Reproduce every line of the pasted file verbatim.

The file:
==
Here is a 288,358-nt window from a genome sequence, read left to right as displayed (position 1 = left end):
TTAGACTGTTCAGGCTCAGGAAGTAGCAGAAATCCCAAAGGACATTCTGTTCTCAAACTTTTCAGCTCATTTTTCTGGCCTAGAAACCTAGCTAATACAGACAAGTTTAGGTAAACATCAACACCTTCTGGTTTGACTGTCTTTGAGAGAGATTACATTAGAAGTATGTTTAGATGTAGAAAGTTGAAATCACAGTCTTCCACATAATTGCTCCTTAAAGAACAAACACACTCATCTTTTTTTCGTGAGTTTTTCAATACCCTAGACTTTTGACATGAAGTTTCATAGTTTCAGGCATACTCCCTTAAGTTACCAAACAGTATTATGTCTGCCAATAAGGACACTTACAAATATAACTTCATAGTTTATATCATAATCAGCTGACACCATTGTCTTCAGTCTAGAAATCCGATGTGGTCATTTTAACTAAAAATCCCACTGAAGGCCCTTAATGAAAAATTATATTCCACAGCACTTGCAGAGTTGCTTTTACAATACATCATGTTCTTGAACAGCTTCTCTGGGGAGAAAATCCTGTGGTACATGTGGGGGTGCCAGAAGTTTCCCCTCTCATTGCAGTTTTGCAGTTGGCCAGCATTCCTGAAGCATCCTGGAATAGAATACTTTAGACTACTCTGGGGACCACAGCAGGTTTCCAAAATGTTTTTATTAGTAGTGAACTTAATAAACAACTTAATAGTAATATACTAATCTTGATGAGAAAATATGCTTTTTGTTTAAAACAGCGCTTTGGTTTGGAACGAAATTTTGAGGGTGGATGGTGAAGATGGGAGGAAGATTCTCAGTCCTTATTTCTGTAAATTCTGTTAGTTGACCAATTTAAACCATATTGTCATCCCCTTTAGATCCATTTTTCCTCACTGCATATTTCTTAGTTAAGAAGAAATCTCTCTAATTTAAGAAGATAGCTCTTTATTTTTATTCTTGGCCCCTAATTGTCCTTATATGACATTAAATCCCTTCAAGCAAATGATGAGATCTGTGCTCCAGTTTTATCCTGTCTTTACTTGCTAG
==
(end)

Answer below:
Here is a 288,358-nt window from a genome sequence, read left to right as displayed (position 1 = left end):
TTAGACTGTTCAGGCTCAGGAAGTAGCAGAAATCCCAAAGGACATTCTGTTCTCAAACTTTTCAGCTCATTTTTCTGGCCTAGAAACCTAGCTAATACAGACAAGTTTAGGTAAACATCAACACCTTCTGGTTTGACTGTCTTTGAGAGAGATTACATTAGAAGTATGTTTAGATGTAGAAAGTTGAAATCACAGTCTTCCACATAATTGCTCCTTAAAGAACAAACACACTCATCTTTTTTTCGTGAGTTTTTCAATACCCTAGACTTTTGACATGAAGTTTCATAGTTTCAGGCATACTCCCTTAAGTTACCAAACAGTATTATGTCTGCCAATAAGGACACTTACAAATATAACTTCATAGTTTATATCATAATCAGCTGACACCATTGTCTTCAGTCTAGAAATCCGATGTGGTCATTTTAACTAAAAATCCCACTGAAGGCCCTTAATGAAAAATTATATTCCACAGCACTTGCAGAGTTGCTTTTACAATACATCATGTTCTTGAACAGCTTCTCTGGGGAGAAAATCCTGTGGTACATGTGGGGGTGCCAGAAGTTTCCCCTCTCATTGCAGTTTTGCAGTTGGCCAGCATTCCTGAAGCATCCTGGAATAGAATACTTTAGACTACTCTGGGGACCACAGCAGGTTTCCAAAATGTTTTTATTAGTAGTGAACTTAATAAACAACTTAATAGTAATATACTAATCTTGATGAGAAAATATGCTTTTTGTTTAAAACAGCGCTTTGGTTTGGAACGAAATTTTGAGGGTGGATGGTGAAGATGGGAGGAAGATTCTCAGTCCTTATTTCTGTAAATTCTGTTAGTTGACCAATTTAAACCATATTGTCATCCCCTTTAGATCCATTTTTCCTCACTGCATATTTCTTAGTTAAGAAGAAATCTCTCTAATTTAAGAAGATAGCTCTTTATTTTTATTCTTGGCCCCTAATTGTCCTTATATGACATTAAATCCCTTCAAGCAAATGATGAGATCTGTGCTCCAGTTTTATCCTGTCTTTACTTGCTAG